My daughter Maggie wants to see the tough parts of D.C. I drive the Prius down toward the Navy Yard. In front of us, a young black man enters the crosswalk. We lock our doors. He plucks a crushed plastic bottle from the pavement, tosses the trash in a can and a glance our way. He has smart eyes and an oval face. You could imagine him as the President of the United States. Locking the doors seems silly.
The lawns in Anacostia are tidy, windows neither broken nor barred. There is no trash along Minnesota Avenue. The poor sections of the District look good, much better than I remember. Tensions may underlie the well-tended surface, but there’s a clear sense these neighborhoods are rescuing themselves.
Somebody replaced the broken panes. People got to know their neighbors and took the metal mesh off their storm doors. I’m not seeing a bunch of new community centers or big plywood signs at construction sites trumpeting the latest model city project. The streets are just as pock marked as any American city, really a bit more. This is not a transformation bloated into being by Federal funds. These are local folks doing what needs to be done.
“These would be mansions in Nicaragua,” my daughter says.
Just returned from a church service trip, her frame alternates between “God bless America” and “welcome to America” (the latter delivered in rueful tones at evidence of U.S. excess). My daughter will say she received as much as she offered on the service trip. This is hard for me to believe, she is both so earnest and lovely. In the orphanage, in the Managua dump, “they are so full of joy,” Maggie says. Her tethers to the consumer world have loosened. She’s less certain now that joy is for sale.
We have been staying in the ritzy part of Washington. It has been looking kind of rough. Georgetown storefronts sport “going out of business” signs. Those shops that are open display a dearth of high-buck customers. Notes taped to their glass doors by bored clerks promise to “be back in 10”.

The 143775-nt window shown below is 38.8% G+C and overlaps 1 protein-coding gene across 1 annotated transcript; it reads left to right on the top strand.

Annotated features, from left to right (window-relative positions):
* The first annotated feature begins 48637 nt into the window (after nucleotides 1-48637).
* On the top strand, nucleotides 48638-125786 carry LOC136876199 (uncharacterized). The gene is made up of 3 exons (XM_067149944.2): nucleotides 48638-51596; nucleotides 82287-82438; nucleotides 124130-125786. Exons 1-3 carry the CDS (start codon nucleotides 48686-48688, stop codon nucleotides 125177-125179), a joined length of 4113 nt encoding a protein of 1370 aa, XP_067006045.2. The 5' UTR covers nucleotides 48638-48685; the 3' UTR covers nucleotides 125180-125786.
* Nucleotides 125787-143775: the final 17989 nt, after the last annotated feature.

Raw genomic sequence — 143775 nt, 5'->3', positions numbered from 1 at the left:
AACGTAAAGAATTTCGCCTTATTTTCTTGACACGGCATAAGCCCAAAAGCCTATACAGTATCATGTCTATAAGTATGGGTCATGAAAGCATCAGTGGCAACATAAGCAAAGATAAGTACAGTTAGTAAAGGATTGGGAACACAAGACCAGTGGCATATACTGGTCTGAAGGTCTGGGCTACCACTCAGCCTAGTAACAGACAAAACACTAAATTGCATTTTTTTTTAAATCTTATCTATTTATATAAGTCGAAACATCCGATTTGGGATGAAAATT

We’re out-of-towners from the Middle West, yet we have no problem being seated in the cheekiest of restaurants. The fierce competition is on the street for spots to beg. The homeless homestead every lamppost along M Street. On Wisconsin Avenue a recessed doorway serves as a single-family home.
Back in the Prius, I turn west on East Capitol, not having found poverty where I expected it. The dome suddenly fills the windshield, bright as a setting sun. It is hot and getting hotter. It is July, just before the Fourth. The air conditioner strains. I’d like to roll down the windows. I don’t. The neighborhood gentrifies. The avenue becomes ceremonial. We come to The Hill.
The Capitol complex is ringed in security. Streets are closed. Big metal scoops tip back up after mirror-windowed SUVs leave the parking ramps. It used to be that only the villain in a James Bond movie took such precautions. Planters barricade doors. Uniformed people scowl at us officiously.
“Where’s the IRS?” asks Maggie as we drive down Constitution. She’s just graduated from college with honors in accounting.
“You really want to see it?” I ask.
“Yeah, I kind of do.” Maggie is passionate about accounting. This mystifies even her. She likes the way things add up and balance. I like that she feels passion. I find a parking spot and plug the meter. Heat blasts from the white sidewalk.
The National Mall is blocked-off by chain link fences. For turf maintenance, say the signs. Expansive parcels of grass lay empty. I’m a little pissed that we, the people are not allowed to walk on our own front lawn. Reams of tourists funnel through the authorized pedestrian channels toward this national treasure, or that war monument. I remember when it once was open. You could run at full gallop from the reflecting pool to the West Portico of the Capitol. Of course you wouldn’t do that today anyway, in this heat.